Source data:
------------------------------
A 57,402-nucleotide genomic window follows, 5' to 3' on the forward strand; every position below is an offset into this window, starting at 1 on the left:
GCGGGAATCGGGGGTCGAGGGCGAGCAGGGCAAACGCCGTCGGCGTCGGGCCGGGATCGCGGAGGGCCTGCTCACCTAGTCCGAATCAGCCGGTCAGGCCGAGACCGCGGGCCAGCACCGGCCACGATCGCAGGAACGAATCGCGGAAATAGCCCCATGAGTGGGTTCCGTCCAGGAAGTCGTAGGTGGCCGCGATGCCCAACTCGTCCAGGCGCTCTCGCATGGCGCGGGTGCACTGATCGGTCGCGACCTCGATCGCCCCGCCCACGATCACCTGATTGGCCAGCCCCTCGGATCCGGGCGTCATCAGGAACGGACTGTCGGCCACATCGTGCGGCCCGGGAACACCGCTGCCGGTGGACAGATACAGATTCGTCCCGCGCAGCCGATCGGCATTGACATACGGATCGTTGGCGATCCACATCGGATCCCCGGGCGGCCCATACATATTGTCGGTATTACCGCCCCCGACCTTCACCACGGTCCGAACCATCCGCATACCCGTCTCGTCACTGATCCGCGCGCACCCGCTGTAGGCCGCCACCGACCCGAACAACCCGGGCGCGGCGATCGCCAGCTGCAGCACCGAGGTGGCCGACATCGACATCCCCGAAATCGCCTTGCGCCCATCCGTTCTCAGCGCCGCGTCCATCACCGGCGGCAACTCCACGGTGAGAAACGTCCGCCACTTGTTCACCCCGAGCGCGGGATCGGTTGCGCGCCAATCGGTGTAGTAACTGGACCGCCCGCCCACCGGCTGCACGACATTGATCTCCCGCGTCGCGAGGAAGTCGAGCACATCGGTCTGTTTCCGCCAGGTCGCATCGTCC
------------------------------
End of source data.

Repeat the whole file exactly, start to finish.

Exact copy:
A 57,402-nucleotide genomic window follows, 5' to 3' on the forward strand; every position below is an offset into this window, starting at 1 on the left:
GCGGGAATCGGGGGTCGAGGGCGAGCAGGGCAAACGCCGTCGGCGTCGGGCCGGGATCGCGGAGGGCCTGCTCACCTAGTCCGAATCAGCCGGTCAGGCCGAGACCGCGGGCCAGCACCGGCCACGATCGCAGGAACGAATCGCGGAAATAGCCCCATGAGTGGGTTCCGTCCAGGAAGTCGTAGGTGGCCGCGATGCCCAACTCGTCCAGGCGCTCTCGCATGGCGCGGGTGCACTGATCGGTCGCGACCTCGATCGCCCCGCCCACGATCACCTGATTGGCCAGCCCCTCGGATCCGGGCGTCATCAGGAACGGACTGTCGGCCACATCGTGCGGCCCGGGAACACCGCTGCCGGTGGACAGATACAGATTCGTCCCGCGCAGCCGATCGGCATTGACATACGGATCGTTGGCGATCCACATCGGATCCCCGGGCGGCCCATACATATTGTCGGTATTACCGCCCCCGACCTTCACCACGGTCCGAACCATCCGCATACCCGTCTCGTCACTGATCCGCGCGCACCCGCTGTAGGCCGCCACCGACCCGAACAACCCGGGCGCGGCGATCGCCAGCTGCAGCACCGAGGTGGCCGACATCGACATCCCCGAAATCGCCTTGCGCCCATCCGTTCTCAGCGCCGCGTCCATCACCGGCGGCAACTCCACGGTGAGAAACGTCCGCCACTTGTTCACCCCGAGCGCGGGATCGGTTGCGCGCCAATCGGTGTAGTAACTGGACCGCCCGCCCACCGGCTGCACGACATTGATCTCCCGCGTCGCGAGGAAGTCGAGCACATCGGTCTGTTTCCGCCAGGTCGCATCGTCC